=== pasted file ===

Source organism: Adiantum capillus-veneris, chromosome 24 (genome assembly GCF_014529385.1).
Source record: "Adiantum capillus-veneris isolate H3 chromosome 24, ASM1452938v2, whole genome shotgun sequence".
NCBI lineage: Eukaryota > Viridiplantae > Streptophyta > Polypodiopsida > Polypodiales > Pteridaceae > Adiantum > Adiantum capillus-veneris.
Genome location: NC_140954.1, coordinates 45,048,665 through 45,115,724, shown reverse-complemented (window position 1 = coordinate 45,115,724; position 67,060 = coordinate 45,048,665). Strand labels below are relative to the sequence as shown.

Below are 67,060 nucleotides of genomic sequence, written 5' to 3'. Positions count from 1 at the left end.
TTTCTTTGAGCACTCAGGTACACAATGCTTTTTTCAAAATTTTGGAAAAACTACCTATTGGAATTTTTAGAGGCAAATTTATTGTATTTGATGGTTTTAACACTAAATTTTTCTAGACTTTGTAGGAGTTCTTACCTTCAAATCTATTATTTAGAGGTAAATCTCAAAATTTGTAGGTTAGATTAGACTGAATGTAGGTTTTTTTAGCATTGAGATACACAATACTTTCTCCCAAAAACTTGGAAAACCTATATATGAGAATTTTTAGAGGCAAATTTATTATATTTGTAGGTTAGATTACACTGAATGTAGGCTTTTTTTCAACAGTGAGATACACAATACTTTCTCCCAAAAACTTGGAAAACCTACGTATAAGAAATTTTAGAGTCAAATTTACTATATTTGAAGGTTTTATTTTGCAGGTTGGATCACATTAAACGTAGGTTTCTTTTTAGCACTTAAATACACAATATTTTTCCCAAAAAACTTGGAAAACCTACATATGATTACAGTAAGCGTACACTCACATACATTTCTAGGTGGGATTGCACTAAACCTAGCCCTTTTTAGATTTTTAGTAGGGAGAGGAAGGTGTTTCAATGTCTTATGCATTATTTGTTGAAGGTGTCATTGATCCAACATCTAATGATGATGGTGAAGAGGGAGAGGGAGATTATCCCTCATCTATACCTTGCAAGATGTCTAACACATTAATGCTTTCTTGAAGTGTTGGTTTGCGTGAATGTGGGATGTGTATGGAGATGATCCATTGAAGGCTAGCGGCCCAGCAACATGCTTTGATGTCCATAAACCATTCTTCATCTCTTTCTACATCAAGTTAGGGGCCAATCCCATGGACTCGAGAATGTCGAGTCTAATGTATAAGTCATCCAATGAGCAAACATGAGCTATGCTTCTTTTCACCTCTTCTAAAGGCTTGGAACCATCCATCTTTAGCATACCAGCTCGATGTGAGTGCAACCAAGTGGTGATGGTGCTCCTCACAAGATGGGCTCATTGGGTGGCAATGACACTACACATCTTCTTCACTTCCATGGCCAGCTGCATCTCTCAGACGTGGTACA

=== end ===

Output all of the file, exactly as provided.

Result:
Source organism: Adiantum capillus-veneris, chromosome 24 (genome assembly GCF_014529385.1).
Source record: "Adiantum capillus-veneris isolate H3 chromosome 24, ASM1452938v2, whole genome shotgun sequence".
NCBI lineage: Eukaryota > Viridiplantae > Streptophyta > Polypodiopsida > Polypodiales > Pteridaceae > Adiantum > Adiantum capillus-veneris.
Genome location: NC_140954.1, coordinates 45,048,665 through 45,115,724, shown reverse-complemented (window position 1 = coordinate 45,115,724; position 67,060 = coordinate 45,048,665). Strand labels below are relative to the sequence as shown.

Below are 67,060 nucleotides of genomic sequence, written 5' to 3'. Positions count from 1 at the left end.
TTTCTTTGAGCACTCAGGTACACAATGCTTTTTTCAAAATTTTGGAAAAACTACCTATTGGAATTTTTAGAGGCAAATTTATTGTATTTGATGGTTTTAACACTAAATTTTTCTAGACTTTGTAGGAGTTCTTACCTTCAAATCTATTATTTAGAGGTAAATCTCAAAATTTGTAGGTTAGATTAGACTGAATGTAGGTTTTTTTAGCATTGAGATACACAATACTTTCTCCCAAAAACTTGGAAAACCTATATATGAGAATTTTTAGAGGCAAATTTATTATATTTGTAGGTTAGATTACACTGAATGTAGGCTTTTTTTCAACAGTGAGATACACAATACTTTCTCCCAAAAACTTGGAAAACCTACGTATAAGAAATTTTAGAGTCAAATTTACTATATTTGAAGGTTTTATTTTGCAGGTTGGATCACATTAAACGTAGGTTTCTTTTTAGCACTTAAATACACAATATTTTTCCCAAAAAACTTGGAAAACCTACATATGATTACAGTAAGCGTACACTCACATACATTTCTAGGTGGGATTGCACTAAACCTAGCCCTTTTTAGATTTTTAGTAGGGAGAGGAAGGTGTTTCAATGTCTTATGCATTATTTGTTGAAGGTGTCATTGATCCAACATCTAATGATGATGGTGAAGAGGGAGAGGGAGATTATCCCTCATCTATACCTTGCAAGATGTCTAACACATTAATGCTTTCTTGAAGTGTTGGTTTGCGTGAATGTGGGATGTGTATGGAGATGATCCATTGAAGGCTAGCGGCCCAGCAACATGCTTTGATGTCCATAAACCATTCTTCATCTCTTTCTACATCAAGTTAGGGGCCAATCCCATGGACTCGAGAATGTCGAGTCTAATGTATAAGTCATCCAATGAGCAAACATGAGCTATGCTTCTTTTCACCTCTTCTAAAGGCTTGGAACCATCCATCTTTAGCATACCAGCTCGATGTGAGTGCAACCAAGTGGTGATGGTGCTCCTCACAAGATGGGCTCATTGGGTGGCAATGACACTACACATCTTCTTCACTTCCATGGCCAGCTGCATCTCTCAGACGTGGTACA